The magazine already accepts the name it will be labeled with after being released on the market: religious. "We will be published as a weekly comic magazine like Uykusuz, Penguen or Leman. We already accept that our magazine mostly consists of religious people. I want to tell people about this before they hear about it from other people. We are not on the left side of the spectrum like others. We are not ashamed of our religion [Islam], but we can talk about things in a comic way," Gültekin said.
How did the art of drawing cartoons develop in Turkish history?
Cartooning began to become an art after the second half of the 18th century in Europe. Then comic magazines began to be published during the 19th century. The world saw political cartoons in the 18th century drawn by Spanish painter Goya. A British painter, William Hogarth, also gave a place to cartoons in his many works. Cartoons were also seen for the first time in a French newspaper. A French painter, Charles Philipon, established La Cartoon newspaper in 1831 in Paris. At the time British and Germans began to use cartoons in their newspapers. Famed British comic magazine Punch led this trend.
Cartoons came into Turkish history during the Ottoman period with the first cartoonist Ali Fuad Bey, who started working as a journalist in 1869 and was a lover of the art of cartooning, as journalist and historian Orhan Koloğlu claims in his book called "Türkiye Karikatür Tarihi" (The History of Turkish Cartoons). Later during the reign of Sultan Abdulhamid, the drawing of cartoons was prohibited in the empire until the second Constitutional Period in Ottoman history in 1908. Author and caricaturist Ferit Öngören says in his book, "Cumhuriyet Dönemi Türk Mizahı ve Hicvi" (Turkish Humor and Irony during Republic Period), the year 1908, when the Young Turk Revolution occurred -- which led to an awakening of a national consciousness instead of domination by the sultans -- was a turning point for Turkish cartoons. At this time, traditional Ottoman humor began to be replaced by more Western styles of humor. Comic magazines began to be produced by Turks and the first caricaturists emerged during that time. In 1908, Ali Fuad Bey, who fled to Europe came back to the Ottoman Empire and launched a new magazine called "Karagöz," referencing traditional Turkish comic puppet characters. The prohibition of the publication of cartoons within the borders of the Ottoman Empire led caricaturists to draw abroad. Thus, Turkish cartoons from 1878 to 1908 were produced abroad.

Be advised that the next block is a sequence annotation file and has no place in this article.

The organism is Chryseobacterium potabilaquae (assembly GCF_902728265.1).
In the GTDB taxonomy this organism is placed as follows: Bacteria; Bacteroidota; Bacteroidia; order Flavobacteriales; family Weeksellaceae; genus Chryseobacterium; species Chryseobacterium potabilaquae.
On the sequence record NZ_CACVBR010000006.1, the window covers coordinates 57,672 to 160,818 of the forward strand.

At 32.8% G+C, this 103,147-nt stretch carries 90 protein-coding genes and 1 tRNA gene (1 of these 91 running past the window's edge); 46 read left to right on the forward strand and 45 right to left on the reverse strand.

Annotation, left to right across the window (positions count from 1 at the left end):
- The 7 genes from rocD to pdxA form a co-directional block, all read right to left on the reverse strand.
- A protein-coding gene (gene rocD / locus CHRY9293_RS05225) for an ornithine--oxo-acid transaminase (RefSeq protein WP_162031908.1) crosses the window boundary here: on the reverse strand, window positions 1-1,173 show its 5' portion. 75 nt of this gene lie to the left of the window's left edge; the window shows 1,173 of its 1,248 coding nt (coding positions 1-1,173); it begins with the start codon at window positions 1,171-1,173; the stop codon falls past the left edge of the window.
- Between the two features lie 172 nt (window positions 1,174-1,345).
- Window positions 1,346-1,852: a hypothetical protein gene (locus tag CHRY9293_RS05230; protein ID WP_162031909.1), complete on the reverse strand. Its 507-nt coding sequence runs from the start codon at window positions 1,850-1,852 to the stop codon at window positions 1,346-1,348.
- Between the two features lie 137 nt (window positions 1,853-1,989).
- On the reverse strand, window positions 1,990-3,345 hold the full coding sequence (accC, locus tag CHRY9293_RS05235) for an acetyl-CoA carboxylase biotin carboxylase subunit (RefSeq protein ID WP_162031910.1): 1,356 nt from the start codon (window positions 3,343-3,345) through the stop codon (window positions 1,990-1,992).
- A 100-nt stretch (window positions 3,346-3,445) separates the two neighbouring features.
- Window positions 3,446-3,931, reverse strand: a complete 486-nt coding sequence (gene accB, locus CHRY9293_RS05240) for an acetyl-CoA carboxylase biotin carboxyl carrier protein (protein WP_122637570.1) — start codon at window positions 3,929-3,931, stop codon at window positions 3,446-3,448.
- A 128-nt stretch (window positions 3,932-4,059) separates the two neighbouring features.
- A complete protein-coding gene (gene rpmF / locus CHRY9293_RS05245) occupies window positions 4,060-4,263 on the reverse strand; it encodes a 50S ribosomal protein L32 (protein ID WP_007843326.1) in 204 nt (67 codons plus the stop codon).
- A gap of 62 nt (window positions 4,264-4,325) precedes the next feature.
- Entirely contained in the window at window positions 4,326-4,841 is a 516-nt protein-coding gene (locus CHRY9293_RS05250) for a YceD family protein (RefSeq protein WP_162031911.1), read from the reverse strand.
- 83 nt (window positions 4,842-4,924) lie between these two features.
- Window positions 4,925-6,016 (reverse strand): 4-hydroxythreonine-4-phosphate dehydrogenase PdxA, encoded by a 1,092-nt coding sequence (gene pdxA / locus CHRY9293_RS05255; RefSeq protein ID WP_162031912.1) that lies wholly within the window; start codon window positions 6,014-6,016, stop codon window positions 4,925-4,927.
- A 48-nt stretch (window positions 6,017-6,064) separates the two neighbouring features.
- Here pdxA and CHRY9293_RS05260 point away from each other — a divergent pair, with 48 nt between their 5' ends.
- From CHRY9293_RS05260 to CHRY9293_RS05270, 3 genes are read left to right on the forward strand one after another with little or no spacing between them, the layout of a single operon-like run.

The first comic, Diyojen, came out in 1869 and was produced by Ottoman journalist and author Teodor Kasap, who has Greek roots. Kasap was the first cartoonist in Turkish history to be imprisoned for his Karagöz-style cartoons. A man is talking to Hacivat with his hands cuffed. Hacivat asks him about what is going on and he replies, "This is what freedom means in the department of law."
During the republican period, which started from the establishment of the modern Turkish republic in 1923, and continued until 1928, when the Arabic alphabet was replaced with the Latin alphabet in Turkey, political party organizations and a democratic atmosphere determined the humor expressed in Turkey. Öngören says further in his book that the republican period witnessed cartoons written in the Ottoman language and that they were celebrating the establishment of the Turkish Republic.
While Turkish cartoons were widely drawn by artists who were educated in Europe or by non-Muslim artists of the Ottoman Empire, Cemal Nadir Güler started a new phase in Turkish cartoons with his simple style that was closer to that of the Turkish people. He drew cartoons over the period between 1920 and 1945. 1945 was another turning point in Turkish cartoons since it was the year when the multi-party system was introduced.
The coming of opposition parties caused some political cartoons to be favored over others and it created another problem. Some magazines were closed by ruling parties because they were criticizing them. One of them is "Uykusuz," which was closed several times, so it was published under different names. The longest-lived Turkish political comic, Akbaba, was first published in 1922 and lasted until 1977.